Not having an emergency fund can lead to one of the biggest financial mistakes, says Suze Orman.  How Congress can help

Not having an emergency fund can lead to one of the biggest financial mistakes, says Suze Orman. How Congress can help

Suze Orman speaks during AOL’s BUILD Speaker Series at AOL Studios in New York City.

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If your car breaks down or you have an unexpected medical bill, it can be difficult to find the money to cover expenses.

In a pinch, it can be tempting to withdraw money from your 401(k) plan or another retirement savings account.

But it may be one of the biggest financial mistakes you can make, personal finance expert Suze Orman said Tuesday during a webcast hosted by the Bipartisan Policy Center.

“The majority of Americans, in my opinion, barely have the money today to pay for their day-to-day expenses,” Orman said.

That’s because inflation has driven up the day-to-day costs of everything from rent to gas to food, she noted.

Learn more about personal finance:
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How to save on groceries in the face of food price inflation

A recent report by LendingClub found that in October, 60% of Americans were living paycheck to paycheck.

To break this cycle, people should create an emergency savings account dedicated just for unexpected expenses, Orman said. Notably, emergency funds should be kept separate from other savings for aspirations like going on vacation or buying a new car or house, she noted.

Yet research consistently shows that building an emergency fund is an elusive goal for many.

A third of working adults — 33% — feel somewhat or very uncomfortable about their ability to afford a $400 emergency expense, according to a Bipartisan Policy Center survey conducted in February. Nearly 8% could not afford everything.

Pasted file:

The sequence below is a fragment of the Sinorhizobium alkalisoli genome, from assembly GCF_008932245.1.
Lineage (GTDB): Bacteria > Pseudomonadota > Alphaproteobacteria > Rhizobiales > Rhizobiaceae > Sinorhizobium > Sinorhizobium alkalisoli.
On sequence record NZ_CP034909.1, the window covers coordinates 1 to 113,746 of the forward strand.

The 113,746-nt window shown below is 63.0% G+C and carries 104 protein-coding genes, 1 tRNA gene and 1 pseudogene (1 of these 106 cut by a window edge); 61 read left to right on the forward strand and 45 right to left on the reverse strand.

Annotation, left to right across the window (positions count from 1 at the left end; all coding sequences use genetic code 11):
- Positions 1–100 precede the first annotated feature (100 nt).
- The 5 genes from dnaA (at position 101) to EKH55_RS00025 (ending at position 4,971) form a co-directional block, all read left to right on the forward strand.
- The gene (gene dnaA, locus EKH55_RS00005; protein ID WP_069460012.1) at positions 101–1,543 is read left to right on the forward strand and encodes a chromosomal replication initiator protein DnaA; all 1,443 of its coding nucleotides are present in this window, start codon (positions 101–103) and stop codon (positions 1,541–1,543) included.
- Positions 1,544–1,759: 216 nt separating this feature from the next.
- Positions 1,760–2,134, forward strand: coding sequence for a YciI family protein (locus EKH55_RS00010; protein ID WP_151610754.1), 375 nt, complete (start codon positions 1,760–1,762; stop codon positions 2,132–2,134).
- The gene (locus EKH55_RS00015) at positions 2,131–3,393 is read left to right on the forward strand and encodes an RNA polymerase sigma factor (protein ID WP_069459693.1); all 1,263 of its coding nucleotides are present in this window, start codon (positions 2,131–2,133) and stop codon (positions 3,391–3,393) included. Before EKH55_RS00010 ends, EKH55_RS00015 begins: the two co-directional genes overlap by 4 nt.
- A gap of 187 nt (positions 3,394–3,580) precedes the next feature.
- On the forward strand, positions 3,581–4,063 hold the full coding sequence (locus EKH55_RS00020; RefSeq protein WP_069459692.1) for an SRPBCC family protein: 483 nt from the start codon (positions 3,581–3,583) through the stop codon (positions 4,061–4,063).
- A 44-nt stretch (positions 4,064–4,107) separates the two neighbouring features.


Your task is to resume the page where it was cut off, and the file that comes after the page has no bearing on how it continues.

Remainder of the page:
How to build emergency savings

“That’s why employers need to get involved in this because most people won’t save money unless their employer does it for them in some way through ‘a payroll deduction,’ Orman said.

Orman co-founded fintech company SecureSave during the Covid pandemic to help employees set up automatic contributions to emergency funds that are matched by their employers.

Participating employees save an average of $38 per paycheck, depending on the company, while employers typically match $3 to $5 per paycheck.

“It’s amazing to see people respond for the first time and say, ‘I never knew what it was like to have $1,000 in my name,'” Orman said.

How Congress can step in to help

Sen. Todd Young, R-Indiana, (left) speaks with Sen. Cory Booker, DN.J., just outside the Senate Chamber at the United States Capitol on July 19, 2022 in Washington, D.C. DC

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Two lawmakers — Democratic Sen. Cory Booker of New Jersey and Republican Sen. Todd Young of Indiana — are hoping to advance a proposal to make it easier for employers to offer emergency savings accounts.

“We have to start finding ways to ensure that the average American has a better economic experience than they have right now,” Booker said during the Bipartisan Policy Center webcast on Tuesday.

Having emergency savings can help people avoid serious consequences, such as losing their homes due to shortfalls of just a few hundred dollars in rent, Booker said.

Moreover, it can also save taxpayers many multiples of that amount by reducing dependence on public resources, he said.

More attention needs to be paid to the challenges of emergency savings in this country.

Senator Todd Young

Republican Senator from Indiana

Lawmakers are proposing to allow employers to add emergency savings with limits of up to $2,500 alongside 401(k) accounts. Employers would have the choice to participate and automatically enroll their employees.

Booker and Young are also working on ways to extend these emergency savings options to employees who work for employers that don’t offer 401(k) or other retirement plans.

“We need to pay more attention to the challenges of emergency savings in this country and give more tools to grassroots Americans, which is what we’re trying to accomplish here,” Young said.

Both senators said they were optimistic that the proposals could be pushed through the lame session of Congress, which could include consideration of new retirement legislation dubbed Secure 2.0.

However, even if the year-end negotiations do not include the emergency savings provisions, Booker said he would not be deterred. Because the bill is bipartisan, it may also have a good chance of being addressed in the new Congress, he said.

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